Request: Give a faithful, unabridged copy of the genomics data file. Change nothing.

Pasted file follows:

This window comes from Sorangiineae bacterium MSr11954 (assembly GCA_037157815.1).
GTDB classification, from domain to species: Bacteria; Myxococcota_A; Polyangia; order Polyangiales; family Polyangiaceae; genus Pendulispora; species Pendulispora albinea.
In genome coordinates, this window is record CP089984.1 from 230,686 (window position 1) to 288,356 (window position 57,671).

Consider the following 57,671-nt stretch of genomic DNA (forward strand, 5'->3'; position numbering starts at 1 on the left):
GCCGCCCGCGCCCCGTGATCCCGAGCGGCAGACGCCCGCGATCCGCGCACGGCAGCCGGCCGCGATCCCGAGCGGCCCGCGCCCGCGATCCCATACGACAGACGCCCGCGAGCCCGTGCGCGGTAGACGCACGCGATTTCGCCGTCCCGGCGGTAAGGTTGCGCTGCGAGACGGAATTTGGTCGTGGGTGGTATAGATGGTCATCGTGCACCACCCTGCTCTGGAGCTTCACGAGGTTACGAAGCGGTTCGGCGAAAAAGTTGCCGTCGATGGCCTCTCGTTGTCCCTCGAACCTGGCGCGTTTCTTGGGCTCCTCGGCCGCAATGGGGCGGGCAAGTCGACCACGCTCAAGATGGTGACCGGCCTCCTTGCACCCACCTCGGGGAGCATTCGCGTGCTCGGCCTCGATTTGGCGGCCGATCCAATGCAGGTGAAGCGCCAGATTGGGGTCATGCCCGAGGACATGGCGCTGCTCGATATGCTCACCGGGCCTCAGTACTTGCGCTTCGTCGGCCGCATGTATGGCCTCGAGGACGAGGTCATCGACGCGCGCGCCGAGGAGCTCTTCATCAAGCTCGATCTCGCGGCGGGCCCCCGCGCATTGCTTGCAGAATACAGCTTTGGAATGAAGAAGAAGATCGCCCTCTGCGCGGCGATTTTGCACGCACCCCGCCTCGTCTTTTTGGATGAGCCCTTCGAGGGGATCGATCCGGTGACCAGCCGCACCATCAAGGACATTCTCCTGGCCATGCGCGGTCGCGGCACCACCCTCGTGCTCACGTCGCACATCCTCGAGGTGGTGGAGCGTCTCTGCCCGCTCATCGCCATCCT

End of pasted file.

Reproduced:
This window comes from Sorangiineae bacterium MSr11954 (assembly GCA_037157815.1).
GTDB classification, from domain to species: Bacteria; Myxococcota_A; Polyangia; order Polyangiales; family Polyangiaceae; genus Pendulispora; species Pendulispora albinea.
In genome coordinates, this window is record CP089984.1 from 230,686 (window position 1) to 288,356 (window position 57,671).

Consider the following 57,671-nt stretch of genomic DNA (forward strand, 5'->3'; position numbering starts at 1 on the left):
GCCGCCCGCGCCCCGTGATCCCGAGCGGCAGACGCCCGCGATCCGCGCACGGCAGCCGGCCGCGATCCCGAGCGGCCCGCGCCCGCGATCCCATACGACAGACGCCCGCGAGCCCGTGCGCGGTAGACGCACGCGATTTCGCCGTCCCGGCGGTAAGGTTGCGCTGCGAGACGGAATTTGGTCGTGGGTGGTATAGATGGTCATCGTGCACCACCCTGCTCTGGAGCTTCACGAGGTTACGAAGCGGTTCGGCGAAAAAGTTGCCGTCGATGGCCTCTCGTTGTCCCTCGAACCTGGCGCGTTTCTTGGGCTCCTCGGCCGCAATGGGGCGGGCAAGTCGACCACGCTCAAGATGGTGACCGGCCTCCTTGCACCCACCTCGGGGAGCATTCGCGTGCTCGGCCTCGATTTGGCGGCCGATCCAATGCAGGTGAAGCGCCAGATTGGGGTCATGCCCGAGGACATGGCGCTGCTCGATATGCTCACCGGGCCTCAGTACTTGCGCTTCGTCGGCCGCATGTATGGCCTCGAGGACGAGGTCATCGACGCGCGCGCCGAGGAGCTCTTCATCAAGCTCGATCTCGCGGCGGGCCCCCGCGCATTGCTTGCAGAATACAGCTTTGGAATGAAGAAGAAGATCGCCCTCTGCGCGGCGATTTTGCACGCACCCCGCCTCGTCTTTTTGGATGAGCCCTTCGAGGGGATCGATCCGGTGACCAGCCGCACCATCAAGGACATTCTCCTGGCCATGCGCGGTCGCGGCACCACCCTCGTGCTCACGTCGCACATCCTCGAGGTGGTGGAGCGTCTCTGCCCGCTCATCGCCATCCT